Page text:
Born in New York, Margie is the oldest child of Mike Mulvihill from Moyvane, Co. Kerry and Peg Mulvihill (nee Holly) from Asdee, Co. Kerry. Margie has two brothers, Mike and Willie, both FDNY lieutenants currently studying hard for the Captain’s test. She was introduced to the Irish music and dancing scene at an early age by her granduncle, popular dancing teacher Jerry Mulvihill, and her cousin, fiddle legend Martin Mulvihill. Perhaps more influential, though, were her mother’s stories and passionate singing of rebel songs that had been passed down through generations of Irish women, most notably Margie’s grandmother Mag Holly nee Long, a member of Cumann na mBan, that instilled in her both a deep love of all things Irish and an abiding love for the music. In those early days, she went to Ireland many times with family and fell in love with Ireland, developing an especially deep connection with Moyvane and its people.
Margie remained in Ireland and was there during the time of the Hunger Strikes, a painful time in Irish History she’ll never forget. It wasn’t long before she was running from session to session with other musicians from all over Ireland. Margie and her old band mate Carmel Glendon eventually met up with Kerry singer Mary Courtney, and together they formed the group Morning Star. They played festivals and concerts all over the country and even provided music for Harold Prince’s play Grandchild of Kings, where they met many stars of stage and screen. Although she never thought Morning Star would last for more than a couple of years, the group remained together for twenty.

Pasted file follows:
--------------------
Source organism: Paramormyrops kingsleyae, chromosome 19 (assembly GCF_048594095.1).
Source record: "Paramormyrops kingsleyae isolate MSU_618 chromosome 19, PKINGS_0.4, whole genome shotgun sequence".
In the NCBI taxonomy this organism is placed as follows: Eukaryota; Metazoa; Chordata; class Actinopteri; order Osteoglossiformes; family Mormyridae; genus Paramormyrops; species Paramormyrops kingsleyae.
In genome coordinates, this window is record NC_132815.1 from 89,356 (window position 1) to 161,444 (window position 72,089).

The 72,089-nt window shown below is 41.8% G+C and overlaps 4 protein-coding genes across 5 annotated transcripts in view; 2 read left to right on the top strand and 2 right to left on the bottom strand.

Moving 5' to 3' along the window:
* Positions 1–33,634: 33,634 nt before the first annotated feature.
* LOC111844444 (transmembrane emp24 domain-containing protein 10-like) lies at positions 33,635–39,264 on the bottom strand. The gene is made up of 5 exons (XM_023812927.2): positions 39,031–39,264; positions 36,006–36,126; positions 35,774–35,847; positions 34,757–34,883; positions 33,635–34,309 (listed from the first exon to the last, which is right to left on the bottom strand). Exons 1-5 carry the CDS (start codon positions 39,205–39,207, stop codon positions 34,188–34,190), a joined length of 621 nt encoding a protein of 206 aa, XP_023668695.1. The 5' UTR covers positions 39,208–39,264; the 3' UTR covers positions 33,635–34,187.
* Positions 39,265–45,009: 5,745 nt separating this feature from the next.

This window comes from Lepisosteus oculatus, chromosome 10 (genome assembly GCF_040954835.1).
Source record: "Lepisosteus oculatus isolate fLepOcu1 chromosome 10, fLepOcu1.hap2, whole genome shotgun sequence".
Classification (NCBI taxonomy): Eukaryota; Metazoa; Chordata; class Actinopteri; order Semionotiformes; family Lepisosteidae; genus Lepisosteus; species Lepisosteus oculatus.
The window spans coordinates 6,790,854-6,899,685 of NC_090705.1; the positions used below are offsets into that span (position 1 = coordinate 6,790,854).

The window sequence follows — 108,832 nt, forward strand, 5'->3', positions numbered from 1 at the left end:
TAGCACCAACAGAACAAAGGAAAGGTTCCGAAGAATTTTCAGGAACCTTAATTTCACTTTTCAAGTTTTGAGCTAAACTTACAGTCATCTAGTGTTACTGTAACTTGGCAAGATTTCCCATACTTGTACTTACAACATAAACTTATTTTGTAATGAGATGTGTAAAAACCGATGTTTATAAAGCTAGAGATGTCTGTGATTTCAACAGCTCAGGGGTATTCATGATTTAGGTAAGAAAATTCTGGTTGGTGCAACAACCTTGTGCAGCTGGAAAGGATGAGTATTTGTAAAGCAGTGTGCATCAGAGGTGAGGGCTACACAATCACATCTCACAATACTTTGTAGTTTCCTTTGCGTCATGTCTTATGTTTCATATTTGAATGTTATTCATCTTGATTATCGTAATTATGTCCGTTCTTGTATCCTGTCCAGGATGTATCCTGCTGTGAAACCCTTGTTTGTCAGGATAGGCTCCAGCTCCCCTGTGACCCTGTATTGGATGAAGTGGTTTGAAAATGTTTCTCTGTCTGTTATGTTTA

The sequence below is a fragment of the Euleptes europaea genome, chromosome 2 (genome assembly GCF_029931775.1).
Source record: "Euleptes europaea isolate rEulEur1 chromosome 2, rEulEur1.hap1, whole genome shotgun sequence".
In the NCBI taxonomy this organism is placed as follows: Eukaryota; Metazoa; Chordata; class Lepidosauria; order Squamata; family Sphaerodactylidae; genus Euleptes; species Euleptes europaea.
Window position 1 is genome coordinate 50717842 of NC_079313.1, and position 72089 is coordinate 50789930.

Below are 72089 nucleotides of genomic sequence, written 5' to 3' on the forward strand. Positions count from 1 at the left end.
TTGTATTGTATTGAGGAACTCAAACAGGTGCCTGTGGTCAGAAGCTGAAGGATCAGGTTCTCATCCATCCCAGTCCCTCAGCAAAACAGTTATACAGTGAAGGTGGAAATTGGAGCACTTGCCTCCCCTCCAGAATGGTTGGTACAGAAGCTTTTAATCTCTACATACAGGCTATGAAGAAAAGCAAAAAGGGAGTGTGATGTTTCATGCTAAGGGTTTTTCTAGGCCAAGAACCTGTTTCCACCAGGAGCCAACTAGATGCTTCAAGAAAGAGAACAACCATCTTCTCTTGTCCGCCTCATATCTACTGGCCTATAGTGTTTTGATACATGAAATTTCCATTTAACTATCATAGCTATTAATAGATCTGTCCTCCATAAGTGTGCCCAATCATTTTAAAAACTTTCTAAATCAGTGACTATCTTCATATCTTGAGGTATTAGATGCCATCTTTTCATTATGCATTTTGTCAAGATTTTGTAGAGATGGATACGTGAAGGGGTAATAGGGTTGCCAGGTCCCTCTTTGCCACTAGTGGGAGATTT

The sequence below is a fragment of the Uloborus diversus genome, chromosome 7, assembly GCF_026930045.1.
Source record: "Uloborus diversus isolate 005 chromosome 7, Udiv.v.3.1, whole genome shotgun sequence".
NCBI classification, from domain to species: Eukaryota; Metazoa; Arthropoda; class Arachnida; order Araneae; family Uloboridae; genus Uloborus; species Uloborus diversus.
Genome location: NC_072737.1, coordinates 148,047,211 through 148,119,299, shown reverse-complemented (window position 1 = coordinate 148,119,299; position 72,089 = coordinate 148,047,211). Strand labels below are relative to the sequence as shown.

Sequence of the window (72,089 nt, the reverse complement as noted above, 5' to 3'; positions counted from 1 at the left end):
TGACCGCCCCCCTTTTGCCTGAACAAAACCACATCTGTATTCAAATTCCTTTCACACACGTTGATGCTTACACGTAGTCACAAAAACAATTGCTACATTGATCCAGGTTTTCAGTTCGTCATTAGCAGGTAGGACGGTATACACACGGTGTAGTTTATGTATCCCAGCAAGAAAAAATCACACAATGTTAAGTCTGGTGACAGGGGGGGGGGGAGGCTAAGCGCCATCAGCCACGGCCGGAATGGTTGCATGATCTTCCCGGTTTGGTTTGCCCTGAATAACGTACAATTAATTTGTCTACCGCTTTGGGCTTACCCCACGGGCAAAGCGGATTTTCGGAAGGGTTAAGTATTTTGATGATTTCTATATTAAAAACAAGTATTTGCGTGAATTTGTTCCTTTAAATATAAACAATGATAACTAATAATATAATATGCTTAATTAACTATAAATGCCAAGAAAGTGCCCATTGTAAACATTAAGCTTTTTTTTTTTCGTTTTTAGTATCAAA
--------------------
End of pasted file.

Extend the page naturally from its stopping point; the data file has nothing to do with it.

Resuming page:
Margie is married to fiddler John Reynolds, who played with the great Michael “Jesse” Owens for many years and then with Morning Star for six. John can be counted on whenever there is a need in the community. The two feel blessed to be united in so many ways; their music and love have taken them in many directions. They have had the opportunity to play in many special places, from the Kerry Hall in Yonkers to the high seas with the fantastic Joanie Madden’s Folk’n Irish cruise to Medjugorje, where they were humbled to have had the opportunity to play with Andy Cooney on two occasions.
After Morning Star, Margie began sharing her love of music with local children. Her reputation as a great teacher grew quickly and developed in unexpected ways. She and her fellow teachers Rose Flanagan and Patty Furlong bring countless children to Ireland to compete at Fleadh Cheoils every year. Their under 12 ceili band won the All Ireland in 2012, a feat not achieved by an American ceili band in thirty years. This experience teaching led her to playing at céilithe, a source of joy she and John participate in frequently. They formed the ceili band The Pride of Moyvane, named after her Dad’s birthplace and the title of a reel penned by her music teacher, the late Martin Mulvihill. You can hear Margie’s and John’s musical influence in all of her students, but it is most clearly found in the playing of Margie’s daughters Erin (fiddle and whistle), the 2011 New York Rose of Tralee who has a degree in music from Limerick University and teaches fiddle, whistle and banjo; Bláithín (accordion wizard), a member of the band Girsa who has degrees in Political Science, History and High School Education; Neidín (singer/songwriter, whistle, banjo, guitar), a college senior; and their thirteen-year-old son, John Paul , who plays the fiddle, banjo, mandolin, whistle, piano and guitar.